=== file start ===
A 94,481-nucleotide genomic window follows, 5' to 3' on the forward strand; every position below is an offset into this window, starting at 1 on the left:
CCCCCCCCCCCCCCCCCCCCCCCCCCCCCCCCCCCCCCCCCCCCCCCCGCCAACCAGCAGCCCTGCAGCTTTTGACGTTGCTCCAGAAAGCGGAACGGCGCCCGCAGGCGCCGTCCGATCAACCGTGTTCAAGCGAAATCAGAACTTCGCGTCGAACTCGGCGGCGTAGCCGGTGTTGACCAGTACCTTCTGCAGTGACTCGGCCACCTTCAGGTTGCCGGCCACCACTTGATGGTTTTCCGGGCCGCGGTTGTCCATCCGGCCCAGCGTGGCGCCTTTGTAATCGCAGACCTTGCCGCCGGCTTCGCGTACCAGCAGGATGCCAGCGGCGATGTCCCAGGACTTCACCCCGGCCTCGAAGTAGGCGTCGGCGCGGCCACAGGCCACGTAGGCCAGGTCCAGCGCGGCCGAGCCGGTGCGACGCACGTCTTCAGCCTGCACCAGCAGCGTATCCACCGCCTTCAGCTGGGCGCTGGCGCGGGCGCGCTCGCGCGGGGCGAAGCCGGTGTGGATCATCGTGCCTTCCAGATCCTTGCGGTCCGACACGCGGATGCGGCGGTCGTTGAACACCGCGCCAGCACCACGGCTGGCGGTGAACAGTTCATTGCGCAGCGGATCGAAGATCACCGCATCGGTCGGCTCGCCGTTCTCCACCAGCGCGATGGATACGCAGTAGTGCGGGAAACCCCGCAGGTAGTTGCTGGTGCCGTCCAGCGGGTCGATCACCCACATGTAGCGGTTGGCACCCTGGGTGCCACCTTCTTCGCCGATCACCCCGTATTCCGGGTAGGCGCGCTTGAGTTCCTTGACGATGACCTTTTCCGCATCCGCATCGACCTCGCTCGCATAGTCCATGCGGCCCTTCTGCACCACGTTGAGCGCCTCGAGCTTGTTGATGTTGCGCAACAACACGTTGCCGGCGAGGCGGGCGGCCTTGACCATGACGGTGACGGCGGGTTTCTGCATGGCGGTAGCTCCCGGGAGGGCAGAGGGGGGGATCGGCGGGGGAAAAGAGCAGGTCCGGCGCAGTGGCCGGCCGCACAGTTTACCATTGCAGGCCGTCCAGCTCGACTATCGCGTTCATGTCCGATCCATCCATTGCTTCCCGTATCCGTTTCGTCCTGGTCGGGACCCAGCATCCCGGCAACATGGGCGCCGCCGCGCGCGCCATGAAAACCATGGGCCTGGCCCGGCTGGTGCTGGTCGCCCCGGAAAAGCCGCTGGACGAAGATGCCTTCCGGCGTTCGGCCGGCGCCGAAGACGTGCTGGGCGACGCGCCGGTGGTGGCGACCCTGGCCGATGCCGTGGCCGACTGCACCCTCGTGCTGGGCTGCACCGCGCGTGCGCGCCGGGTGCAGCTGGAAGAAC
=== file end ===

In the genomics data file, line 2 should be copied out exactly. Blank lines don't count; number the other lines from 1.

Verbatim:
CCCCCCCCCCCCCCCCCCCCCCCCCCCCCCCCCCCCCCCCCCCCCCCCGCCAACCAGCAGCCCTGCAGCTTTTGACGTTGCTCCAGAAAGCGGAACGGCGCCCGCAGGCGCCGTCCGATCAACCGTGTTCAAGCGAAATCAGAACTTCGCGTCGAACTCGGCGGCGTAGCCGGTGTTGACCAGTACCTTCTGCAGTGACTCGGCCACCTTCAGGTTGCCGGCCACCACTTGATGGTTTTCCGGGCCGCGGTTGTCCATCCGGCCCAGCGTGGCGCCTTTGTAATCGCAGACCTTGCCGCCGGCTTCGCGTACCAGCAGGATGCCAGCGGCGATGTCCCAGGACTTCACCCCGGCCTCGAAGTAGGCGTCGGCGCGGCCACAGGCCACGTAGGCCAGGTCCAGCGCGGCCGAGCCGGTGCGACGCACGTCTTCAGCCTGCACCAGCAGCGTATCCACCGCCTTCAGCTGGGCGCTGGCGCGGGCGCGCTCGCGCGGGGCGAAGCCGGTGTGGATCATCGTGCCTTCCAGATCCTTGCGGTCCGACACGCGGATGCGGCGGTCGTTGAACACCGCGCCAGCACCACGGCTGGCGGTGAACAGTTCATTGCGCAGCGGATCGAAGATCACCGCATCGGTCGGCTCGCCGTTCTCCACCAGCGCGATGGATACGCAGTAGTGCGGGAAACCCCGCAGGTAGTTGCTGGTGCCGTCCAGCGGGTCGATCACCCACATGTAGCGGTTGGCACCCTGGGTGCCACCTTCTTCGCCGATCACCCCGTATTCCGGGTAGGCGCGCTTGAGTTCCTTGACGATGACCTTTTCCGCATCCGCATCGACCTCGCTCGCATAGTCCATGCGGCCCTTCTGCACCACGTTGAGCGCCTCGAGCTTGTTGATGTTGCGCAACAACACGTTGCCGGCGAGGCGGGCGGCCTTGACCATGACGGTGACGGCGGGTTTCTGCATGGCGGTAGCTCCCGGGAGGGCAGAGGGGGGGATCGGCGGGGGAAAAGAGCAGGTCCGGCGCAGTGGCCGGCCGCACAGTTTACCATTGCAGGCCGTCCAGCTCGACTATCGCGTTCATGTCCGATCCATCCATTGCTTCCCGTATCCGTTTCGTCCTGGTCGGGACCCAGCATCCCGGCAACATGGGCGCCGCCGCGCGCGCCATGAAAACCATGGGCCTGGCCCGGCTGGTGCTGGTCGCCCCGGAAAAGCCGCTGGACGAAGATGCCTTCCGGCGTTCGGCCGGCGCCGAAGACGTGCTGGGCGACGCGCCGGTGGTGGCGACCCTGGCCGATGCCGTGGCCGACTGCACCCTCGTGCTGGGCTGCACCGCGCGTGCGCGCCGGGTGCAGCTGGAAGAAC